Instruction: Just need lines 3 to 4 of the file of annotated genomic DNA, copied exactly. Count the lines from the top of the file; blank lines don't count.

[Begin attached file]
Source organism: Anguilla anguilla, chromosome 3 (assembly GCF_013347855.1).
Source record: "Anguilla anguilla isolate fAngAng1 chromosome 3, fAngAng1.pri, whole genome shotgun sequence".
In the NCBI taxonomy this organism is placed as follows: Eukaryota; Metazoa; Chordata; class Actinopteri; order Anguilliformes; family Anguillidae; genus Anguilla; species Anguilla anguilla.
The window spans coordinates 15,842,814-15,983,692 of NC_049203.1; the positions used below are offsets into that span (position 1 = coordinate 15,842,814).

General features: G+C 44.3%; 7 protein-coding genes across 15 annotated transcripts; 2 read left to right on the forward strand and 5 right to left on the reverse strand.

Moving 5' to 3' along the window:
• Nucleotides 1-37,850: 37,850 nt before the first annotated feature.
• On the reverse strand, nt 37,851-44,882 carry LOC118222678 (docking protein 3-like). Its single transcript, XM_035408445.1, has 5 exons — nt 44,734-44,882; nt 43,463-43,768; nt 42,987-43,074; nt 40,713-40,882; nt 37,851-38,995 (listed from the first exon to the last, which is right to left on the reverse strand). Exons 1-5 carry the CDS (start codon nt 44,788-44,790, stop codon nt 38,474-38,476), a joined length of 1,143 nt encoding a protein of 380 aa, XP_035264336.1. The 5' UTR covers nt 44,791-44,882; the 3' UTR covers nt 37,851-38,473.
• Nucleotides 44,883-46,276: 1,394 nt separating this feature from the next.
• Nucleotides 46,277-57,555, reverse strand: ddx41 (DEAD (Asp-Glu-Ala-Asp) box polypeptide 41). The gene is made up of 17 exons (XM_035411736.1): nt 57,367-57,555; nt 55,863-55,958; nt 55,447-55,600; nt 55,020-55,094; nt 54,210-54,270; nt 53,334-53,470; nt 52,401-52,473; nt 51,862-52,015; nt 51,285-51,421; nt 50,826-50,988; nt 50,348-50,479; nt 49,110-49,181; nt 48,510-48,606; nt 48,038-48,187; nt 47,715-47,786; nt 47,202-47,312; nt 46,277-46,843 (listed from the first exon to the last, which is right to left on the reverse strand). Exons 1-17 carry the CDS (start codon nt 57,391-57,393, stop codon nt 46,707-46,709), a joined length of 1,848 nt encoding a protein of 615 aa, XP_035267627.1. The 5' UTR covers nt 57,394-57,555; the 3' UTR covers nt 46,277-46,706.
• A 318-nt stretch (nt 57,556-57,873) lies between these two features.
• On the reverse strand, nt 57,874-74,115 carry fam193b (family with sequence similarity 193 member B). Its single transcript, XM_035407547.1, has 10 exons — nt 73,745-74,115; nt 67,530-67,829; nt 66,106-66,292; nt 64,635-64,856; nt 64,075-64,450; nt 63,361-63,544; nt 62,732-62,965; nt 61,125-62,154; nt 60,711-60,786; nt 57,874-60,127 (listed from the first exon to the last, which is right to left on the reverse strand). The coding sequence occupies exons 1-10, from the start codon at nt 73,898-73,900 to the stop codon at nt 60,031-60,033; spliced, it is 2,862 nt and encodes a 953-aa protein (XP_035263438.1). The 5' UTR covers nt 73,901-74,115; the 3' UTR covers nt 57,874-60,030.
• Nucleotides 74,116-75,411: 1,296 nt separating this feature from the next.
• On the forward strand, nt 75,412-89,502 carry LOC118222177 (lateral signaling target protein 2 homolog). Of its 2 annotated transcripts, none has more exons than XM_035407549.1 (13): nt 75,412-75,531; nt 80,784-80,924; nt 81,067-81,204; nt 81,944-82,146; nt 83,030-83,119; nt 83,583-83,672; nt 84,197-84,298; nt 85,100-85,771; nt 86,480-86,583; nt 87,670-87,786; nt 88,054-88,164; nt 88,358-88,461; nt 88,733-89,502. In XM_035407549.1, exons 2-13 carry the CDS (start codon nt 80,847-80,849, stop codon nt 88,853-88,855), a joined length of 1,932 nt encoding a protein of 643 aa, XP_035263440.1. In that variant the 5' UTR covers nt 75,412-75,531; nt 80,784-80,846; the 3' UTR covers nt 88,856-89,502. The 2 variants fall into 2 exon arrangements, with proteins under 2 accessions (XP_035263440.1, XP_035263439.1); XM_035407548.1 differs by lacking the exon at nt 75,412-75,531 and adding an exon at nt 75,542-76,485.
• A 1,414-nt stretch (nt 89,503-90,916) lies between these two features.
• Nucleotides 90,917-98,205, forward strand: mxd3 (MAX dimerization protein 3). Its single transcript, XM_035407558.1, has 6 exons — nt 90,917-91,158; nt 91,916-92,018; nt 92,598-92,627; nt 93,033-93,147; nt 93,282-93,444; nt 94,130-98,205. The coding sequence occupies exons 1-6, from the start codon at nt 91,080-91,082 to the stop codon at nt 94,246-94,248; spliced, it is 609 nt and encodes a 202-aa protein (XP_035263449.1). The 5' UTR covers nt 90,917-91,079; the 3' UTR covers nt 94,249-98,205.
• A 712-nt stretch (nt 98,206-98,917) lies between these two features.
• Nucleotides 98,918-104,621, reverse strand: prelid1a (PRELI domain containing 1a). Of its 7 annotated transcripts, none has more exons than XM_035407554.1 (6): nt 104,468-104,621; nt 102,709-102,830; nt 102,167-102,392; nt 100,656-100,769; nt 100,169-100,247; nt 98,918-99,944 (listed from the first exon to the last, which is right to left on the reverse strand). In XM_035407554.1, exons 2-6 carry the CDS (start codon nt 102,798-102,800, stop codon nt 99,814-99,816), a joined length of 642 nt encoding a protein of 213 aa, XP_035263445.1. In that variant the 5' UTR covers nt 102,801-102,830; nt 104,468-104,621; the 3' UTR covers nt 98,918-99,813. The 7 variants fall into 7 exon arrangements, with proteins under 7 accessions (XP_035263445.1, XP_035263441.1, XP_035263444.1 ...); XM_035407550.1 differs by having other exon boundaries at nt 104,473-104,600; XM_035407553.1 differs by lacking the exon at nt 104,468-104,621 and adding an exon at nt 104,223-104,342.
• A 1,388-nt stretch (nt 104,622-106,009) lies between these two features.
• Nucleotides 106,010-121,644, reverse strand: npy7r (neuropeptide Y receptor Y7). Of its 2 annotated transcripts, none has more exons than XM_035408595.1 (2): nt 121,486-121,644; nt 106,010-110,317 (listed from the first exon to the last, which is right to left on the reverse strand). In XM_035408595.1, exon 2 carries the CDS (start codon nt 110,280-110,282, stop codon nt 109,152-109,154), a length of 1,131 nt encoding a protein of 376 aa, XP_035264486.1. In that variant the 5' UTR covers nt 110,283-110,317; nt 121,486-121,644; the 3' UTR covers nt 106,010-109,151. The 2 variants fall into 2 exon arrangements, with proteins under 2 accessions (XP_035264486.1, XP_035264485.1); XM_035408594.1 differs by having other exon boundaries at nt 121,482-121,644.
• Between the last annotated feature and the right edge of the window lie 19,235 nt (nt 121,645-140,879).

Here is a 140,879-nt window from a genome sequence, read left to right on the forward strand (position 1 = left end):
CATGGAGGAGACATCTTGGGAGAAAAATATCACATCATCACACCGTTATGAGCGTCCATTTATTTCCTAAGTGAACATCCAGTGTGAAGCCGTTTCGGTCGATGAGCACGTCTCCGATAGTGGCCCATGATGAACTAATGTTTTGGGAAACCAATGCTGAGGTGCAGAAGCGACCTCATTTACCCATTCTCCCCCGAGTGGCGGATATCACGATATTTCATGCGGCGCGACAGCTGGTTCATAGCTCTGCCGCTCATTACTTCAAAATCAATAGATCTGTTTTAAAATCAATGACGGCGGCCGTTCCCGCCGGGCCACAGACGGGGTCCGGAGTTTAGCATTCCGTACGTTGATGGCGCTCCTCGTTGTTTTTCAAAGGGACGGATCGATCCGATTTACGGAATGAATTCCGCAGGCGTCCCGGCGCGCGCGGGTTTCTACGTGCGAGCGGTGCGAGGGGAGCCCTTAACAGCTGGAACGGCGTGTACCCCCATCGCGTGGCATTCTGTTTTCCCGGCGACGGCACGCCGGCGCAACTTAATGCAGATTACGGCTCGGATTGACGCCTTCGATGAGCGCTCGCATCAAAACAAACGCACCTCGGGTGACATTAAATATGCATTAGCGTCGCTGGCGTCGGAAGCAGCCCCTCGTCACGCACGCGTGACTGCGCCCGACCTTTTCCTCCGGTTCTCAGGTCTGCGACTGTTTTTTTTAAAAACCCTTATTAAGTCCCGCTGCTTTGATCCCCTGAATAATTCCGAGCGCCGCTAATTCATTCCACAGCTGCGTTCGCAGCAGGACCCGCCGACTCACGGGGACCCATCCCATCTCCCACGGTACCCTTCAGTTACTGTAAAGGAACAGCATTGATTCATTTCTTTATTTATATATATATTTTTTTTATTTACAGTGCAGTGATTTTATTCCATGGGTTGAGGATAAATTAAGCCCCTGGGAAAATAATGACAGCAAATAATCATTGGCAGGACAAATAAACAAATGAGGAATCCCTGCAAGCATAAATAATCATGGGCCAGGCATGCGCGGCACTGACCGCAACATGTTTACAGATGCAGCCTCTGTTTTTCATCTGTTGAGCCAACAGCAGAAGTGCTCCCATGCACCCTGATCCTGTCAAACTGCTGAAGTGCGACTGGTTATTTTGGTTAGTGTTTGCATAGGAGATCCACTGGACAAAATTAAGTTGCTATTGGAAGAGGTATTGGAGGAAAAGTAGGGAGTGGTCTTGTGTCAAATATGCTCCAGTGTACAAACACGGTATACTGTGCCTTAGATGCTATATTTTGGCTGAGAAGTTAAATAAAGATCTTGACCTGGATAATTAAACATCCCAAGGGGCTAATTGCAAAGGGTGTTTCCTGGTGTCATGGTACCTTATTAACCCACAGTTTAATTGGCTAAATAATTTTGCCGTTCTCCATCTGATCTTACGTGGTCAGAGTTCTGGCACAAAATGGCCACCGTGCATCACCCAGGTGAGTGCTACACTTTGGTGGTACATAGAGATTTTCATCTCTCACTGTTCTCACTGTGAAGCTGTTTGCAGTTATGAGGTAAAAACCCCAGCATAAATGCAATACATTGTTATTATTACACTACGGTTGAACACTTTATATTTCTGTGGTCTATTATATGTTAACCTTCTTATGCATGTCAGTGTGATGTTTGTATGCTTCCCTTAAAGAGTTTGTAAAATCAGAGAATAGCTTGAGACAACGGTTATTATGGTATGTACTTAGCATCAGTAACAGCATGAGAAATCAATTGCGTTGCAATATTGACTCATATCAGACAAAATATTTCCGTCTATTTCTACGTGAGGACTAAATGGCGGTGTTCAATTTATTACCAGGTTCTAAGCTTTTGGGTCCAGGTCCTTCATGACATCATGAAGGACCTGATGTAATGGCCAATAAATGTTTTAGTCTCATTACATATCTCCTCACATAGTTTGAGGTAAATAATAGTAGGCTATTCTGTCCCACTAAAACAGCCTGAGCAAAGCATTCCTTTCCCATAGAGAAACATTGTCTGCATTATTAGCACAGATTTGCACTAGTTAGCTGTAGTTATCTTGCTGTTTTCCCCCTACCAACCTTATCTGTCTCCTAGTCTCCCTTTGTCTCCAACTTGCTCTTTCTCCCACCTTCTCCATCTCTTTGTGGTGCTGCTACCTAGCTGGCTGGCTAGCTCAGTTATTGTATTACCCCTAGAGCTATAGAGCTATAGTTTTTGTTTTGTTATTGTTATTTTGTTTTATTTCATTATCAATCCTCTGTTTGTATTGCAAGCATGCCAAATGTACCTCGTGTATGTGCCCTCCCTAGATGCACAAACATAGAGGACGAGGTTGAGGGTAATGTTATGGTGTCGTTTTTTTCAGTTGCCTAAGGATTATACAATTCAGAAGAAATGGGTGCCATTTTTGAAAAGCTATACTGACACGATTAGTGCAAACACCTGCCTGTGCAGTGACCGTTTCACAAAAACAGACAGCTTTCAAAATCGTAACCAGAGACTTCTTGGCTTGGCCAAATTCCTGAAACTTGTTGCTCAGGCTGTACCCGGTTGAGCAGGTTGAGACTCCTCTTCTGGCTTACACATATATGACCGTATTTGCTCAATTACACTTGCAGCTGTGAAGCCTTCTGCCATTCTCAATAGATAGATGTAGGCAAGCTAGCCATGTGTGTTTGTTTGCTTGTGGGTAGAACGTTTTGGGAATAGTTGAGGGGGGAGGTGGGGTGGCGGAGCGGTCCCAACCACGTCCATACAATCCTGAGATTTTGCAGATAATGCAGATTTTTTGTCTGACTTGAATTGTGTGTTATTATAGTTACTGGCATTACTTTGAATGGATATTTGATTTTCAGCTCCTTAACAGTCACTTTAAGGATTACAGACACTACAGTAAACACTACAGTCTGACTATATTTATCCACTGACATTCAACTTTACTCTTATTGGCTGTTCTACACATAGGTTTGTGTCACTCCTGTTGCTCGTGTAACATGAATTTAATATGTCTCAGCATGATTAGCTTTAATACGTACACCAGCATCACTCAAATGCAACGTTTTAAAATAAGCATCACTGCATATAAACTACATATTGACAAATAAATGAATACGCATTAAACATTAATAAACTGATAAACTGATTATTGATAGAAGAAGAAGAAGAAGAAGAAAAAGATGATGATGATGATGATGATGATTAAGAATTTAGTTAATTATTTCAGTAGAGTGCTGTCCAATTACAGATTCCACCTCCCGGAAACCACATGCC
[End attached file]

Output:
In the NCBI taxonomy this organism is placed as follows: Eukaryota; Metazoa; Chordata; class Actinopteri; order Anguilliformes; family Anguillidae; genus Anguilla; species Anguilla anguilla.
The window spans coordinates 15,842,814-15,983,692 of NC_049203.1; the positions used below are offsets into that span (position 1 = coordinate 15,842,814).